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Waitt, Ernest Linden, History of the Nineteenth regiment, Massachusetts volunteer infantry , 1861-1865 460 460 Browse Search
Frederick H. Dyer, Compendium of the War of the Rebellion: Regimental Histories 386 386 Browse Search
Southern Historical Society Papers, Volume 22. (ed. Reverend J. William Jones) 106 106 Browse Search
Rebellion Record: a Diary of American Events: Documents and Narratives, Volume 9. (ed. Frank Moore) 39 39 Browse Search
Col. O. M. Roberts, Confederate Military History, a library of Confederate States Military History: Volume 12.1, Alabama (ed. Clement Anselm Evans) 32 32 Browse Search
George Meade, The Life and Letters of George Gordon Meade, Major-General United States Army (ed. George Gordon Meade) 24 24 Browse Search
The Atlanta (Georgia) Campaign: May 1 - September 8, 1864., Part I: General Report. (ed. Maj. George B. Davis, Mr. Leslie J. Perry, Mr. Joseph W. Kirkley) 22 22 Browse Search
Harper's Encyclopedia of United States History (ed. Benson Lossing) 21 21 Browse Search
Robert Underwood Johnson, Clarence Clough Buell, Battles and Leaders of the Civil War. Volume 3. 20 20 Browse Search
Robert Underwood Johnson, Clarence Clough Buell, Battles and Leaders of the Civil War: Volume 2. 19 19 Browse Search
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Browsing named entities in The Daily Dispatch: July 7, 1862., [Electronic resource]. You can also browse the collection for June 30th or search for June 30th in all documents.

Your search returned 5 results in 4 document sections:

gement was momentary anticipated. Our forces at this point consisted of the divisions of Longstreet. Jackson, and A. P. Hill — Longstreet occupying the right, and Jackson and Hill the left and centre. During the day on Friday, the enemy threw a number of shell, some of which fell in close proximity to the advance of our forces, fortunately doing no injury however. The affair on Sunday. We have been placed in possession of further information relative to the fight on Sunday, June 30th which we are assured may be relied upon as correct. Semmes's brigade occupied the position extremely in the left of the York River Railroad. has composed of the 15th and 32d Virginia regiment 5th and 10th Louisiana regiments, and 10th and 53d Georgia regiments. Griffith's Mississippi brigade supported the left of Semmes's command to advancing through the dense wood, the 10th Georgia being about the centre of Semmes's brigade got some distance in the advance and claims to have been the f
rived at Richmond with the main portion of his army; that- 30,000 men had been sent to Jackson, and that Jackson with these reinforcements, and the men he already had, would at once attack our right flank, about Mechanicsville, and get around into our rear, while Gen. Lee, with the main Confederate army, would at the same time make a desperate attack in front. These protects are stated substantially in the letter intercepted. The Depot of the White House. [From the N. Y. Express, June 30, third edition.] The news now is of a huge stampede from the White House, by order — it would seem — in consequence of Gen. McClellan's right wing giving way. The "White House" being our great depot of provisions, etc., and the railroad there connecting our camps with the depot being broken up, it follows that General McClellan has but two alternatives left: 1st. To force his way to James river — in order, by connecting with the gunboats, to get something to eat. 2d. Rapi<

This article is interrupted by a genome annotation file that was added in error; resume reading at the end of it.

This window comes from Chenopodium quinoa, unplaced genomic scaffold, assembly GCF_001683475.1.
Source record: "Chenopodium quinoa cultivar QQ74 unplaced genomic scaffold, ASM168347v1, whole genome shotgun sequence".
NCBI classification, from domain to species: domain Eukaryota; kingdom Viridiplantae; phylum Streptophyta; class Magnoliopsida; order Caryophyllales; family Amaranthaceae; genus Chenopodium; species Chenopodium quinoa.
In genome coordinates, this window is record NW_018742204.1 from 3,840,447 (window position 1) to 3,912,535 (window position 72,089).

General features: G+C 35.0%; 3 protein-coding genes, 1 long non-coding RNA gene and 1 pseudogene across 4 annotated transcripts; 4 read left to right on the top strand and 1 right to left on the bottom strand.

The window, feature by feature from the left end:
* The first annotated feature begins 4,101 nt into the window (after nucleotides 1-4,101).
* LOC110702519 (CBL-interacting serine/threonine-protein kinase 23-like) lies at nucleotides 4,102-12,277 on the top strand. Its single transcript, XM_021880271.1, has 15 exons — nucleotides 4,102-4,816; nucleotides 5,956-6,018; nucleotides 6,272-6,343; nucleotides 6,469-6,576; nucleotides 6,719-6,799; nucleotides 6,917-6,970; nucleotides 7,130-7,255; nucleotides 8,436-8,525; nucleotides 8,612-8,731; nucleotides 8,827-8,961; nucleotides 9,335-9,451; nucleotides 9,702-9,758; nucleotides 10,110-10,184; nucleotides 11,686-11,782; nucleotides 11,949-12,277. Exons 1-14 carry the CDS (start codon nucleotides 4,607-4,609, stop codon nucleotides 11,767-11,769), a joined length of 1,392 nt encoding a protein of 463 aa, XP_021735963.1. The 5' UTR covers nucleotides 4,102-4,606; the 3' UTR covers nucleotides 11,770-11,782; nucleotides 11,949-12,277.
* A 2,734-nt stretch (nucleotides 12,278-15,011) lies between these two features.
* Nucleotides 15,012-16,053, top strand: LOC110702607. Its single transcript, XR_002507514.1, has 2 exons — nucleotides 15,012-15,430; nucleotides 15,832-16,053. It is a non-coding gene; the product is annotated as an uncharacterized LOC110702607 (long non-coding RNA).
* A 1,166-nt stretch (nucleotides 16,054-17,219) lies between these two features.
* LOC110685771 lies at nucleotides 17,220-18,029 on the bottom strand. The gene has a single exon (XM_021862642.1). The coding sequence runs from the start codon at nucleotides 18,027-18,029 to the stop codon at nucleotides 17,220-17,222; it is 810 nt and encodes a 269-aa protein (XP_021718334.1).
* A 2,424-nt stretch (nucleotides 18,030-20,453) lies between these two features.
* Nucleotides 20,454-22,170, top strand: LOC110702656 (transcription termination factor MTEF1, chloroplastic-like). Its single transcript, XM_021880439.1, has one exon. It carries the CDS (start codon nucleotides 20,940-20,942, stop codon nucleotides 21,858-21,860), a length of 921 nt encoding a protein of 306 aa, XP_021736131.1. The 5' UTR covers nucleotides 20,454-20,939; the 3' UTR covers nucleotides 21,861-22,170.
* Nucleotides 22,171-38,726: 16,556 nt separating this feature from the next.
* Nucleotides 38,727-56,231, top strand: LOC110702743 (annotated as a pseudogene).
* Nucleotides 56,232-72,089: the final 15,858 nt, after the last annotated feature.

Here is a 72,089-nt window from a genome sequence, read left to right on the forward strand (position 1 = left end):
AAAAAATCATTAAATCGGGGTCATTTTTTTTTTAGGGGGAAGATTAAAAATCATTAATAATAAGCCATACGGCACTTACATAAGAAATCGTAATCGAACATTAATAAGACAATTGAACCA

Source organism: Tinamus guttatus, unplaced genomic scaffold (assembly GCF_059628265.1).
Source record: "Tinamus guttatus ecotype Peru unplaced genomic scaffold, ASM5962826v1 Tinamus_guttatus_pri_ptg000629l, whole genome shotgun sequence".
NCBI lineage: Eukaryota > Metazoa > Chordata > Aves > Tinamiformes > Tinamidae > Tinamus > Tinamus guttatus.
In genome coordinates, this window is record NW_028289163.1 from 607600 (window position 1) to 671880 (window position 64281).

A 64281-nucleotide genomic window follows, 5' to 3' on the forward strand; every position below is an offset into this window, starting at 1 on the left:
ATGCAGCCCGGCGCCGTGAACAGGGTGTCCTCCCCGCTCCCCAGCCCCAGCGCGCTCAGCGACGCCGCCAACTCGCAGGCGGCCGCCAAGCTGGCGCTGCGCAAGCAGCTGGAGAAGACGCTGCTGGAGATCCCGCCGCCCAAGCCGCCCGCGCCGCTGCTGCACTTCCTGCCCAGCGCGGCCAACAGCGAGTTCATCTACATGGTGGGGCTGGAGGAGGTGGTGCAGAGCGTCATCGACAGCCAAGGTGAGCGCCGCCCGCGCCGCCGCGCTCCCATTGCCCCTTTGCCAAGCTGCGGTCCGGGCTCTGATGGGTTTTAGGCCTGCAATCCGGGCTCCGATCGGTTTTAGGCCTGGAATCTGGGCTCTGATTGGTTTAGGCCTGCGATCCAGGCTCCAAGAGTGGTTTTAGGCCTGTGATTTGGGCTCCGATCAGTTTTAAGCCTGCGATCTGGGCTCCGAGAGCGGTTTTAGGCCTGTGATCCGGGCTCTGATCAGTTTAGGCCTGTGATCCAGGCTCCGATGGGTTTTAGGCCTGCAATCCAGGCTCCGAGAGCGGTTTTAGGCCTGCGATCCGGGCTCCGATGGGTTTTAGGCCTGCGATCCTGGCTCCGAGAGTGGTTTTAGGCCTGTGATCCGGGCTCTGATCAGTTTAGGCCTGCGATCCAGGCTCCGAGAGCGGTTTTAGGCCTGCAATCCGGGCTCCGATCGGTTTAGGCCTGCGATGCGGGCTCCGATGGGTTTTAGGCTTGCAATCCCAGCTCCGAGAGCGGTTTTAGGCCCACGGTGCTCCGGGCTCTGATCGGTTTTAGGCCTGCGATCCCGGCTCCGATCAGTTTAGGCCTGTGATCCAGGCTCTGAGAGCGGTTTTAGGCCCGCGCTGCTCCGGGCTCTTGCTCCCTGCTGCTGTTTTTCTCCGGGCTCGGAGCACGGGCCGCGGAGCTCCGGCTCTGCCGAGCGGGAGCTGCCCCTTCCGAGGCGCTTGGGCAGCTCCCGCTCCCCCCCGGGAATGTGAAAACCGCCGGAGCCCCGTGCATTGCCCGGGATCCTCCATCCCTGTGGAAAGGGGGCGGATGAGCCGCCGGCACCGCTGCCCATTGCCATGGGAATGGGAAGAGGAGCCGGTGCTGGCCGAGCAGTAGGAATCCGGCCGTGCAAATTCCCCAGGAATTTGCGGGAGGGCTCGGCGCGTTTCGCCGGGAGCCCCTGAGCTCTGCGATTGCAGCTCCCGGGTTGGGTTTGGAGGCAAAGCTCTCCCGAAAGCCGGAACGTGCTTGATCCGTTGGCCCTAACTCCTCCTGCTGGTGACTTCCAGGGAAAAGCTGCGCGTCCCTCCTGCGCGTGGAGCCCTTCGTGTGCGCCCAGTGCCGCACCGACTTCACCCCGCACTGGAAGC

urg to guard the telegraph wires and open direct communication with Gen. McClellan. Arrangements are perfecting under the direction of officers of high standing here, to convey a full supply of stores to Gen. McClellan's army, but by what means I am not at liberty to publish. A single sutler in the vicinity of White House had property to the amount of $10,000 destroyed on Saturday. Another account. The following is from the New York Tribune: Fortress Monroe, Monday, June 30. --During last night a large number of steamers, tow-boats, and sail craft, arrived from York river. An immense fleet is still behind — in all not less than 500 sail. There was a prize for which the rebels struck at the White House, and which eluded them completely. Probably not to exceed $100,000 worth of property was destroyed to prevent its falling into the enemy's hands, consisting of whiskey, pork, corn, locomotives, and a small number of arms. Quartermaster Ingalls, who arrived
he regarded the movement and its contingents (the fighting) over. This accounts for the non-receipt here of advices from him upon the subject. The News in New York. The New York correspondent of the Philadelphia Inquirer, under date of June 30, says: We do not know what to make of the thousand and one reports that come to us from the Grand Army in front of Richmond. The telegrams are all a muddle, and everybody is sorely perplexed. Mr. Seward has been run down all day, at the Aagerness that bespeaks the anxiety of the public mind and the public heart. Down town, among the Bulls and the Bears, the news produced a general stampede. Everything is down. Gen. Scott on his way to Washington. [From the N. Y. Sun, June 30.] The Hudson River steamboat Armenia conveyed to the city from West Point, on Saturday, General Scott, accompanied by his servants, carriage, and baggage, under circumstances pointing to an early residence at Washington. We have before inti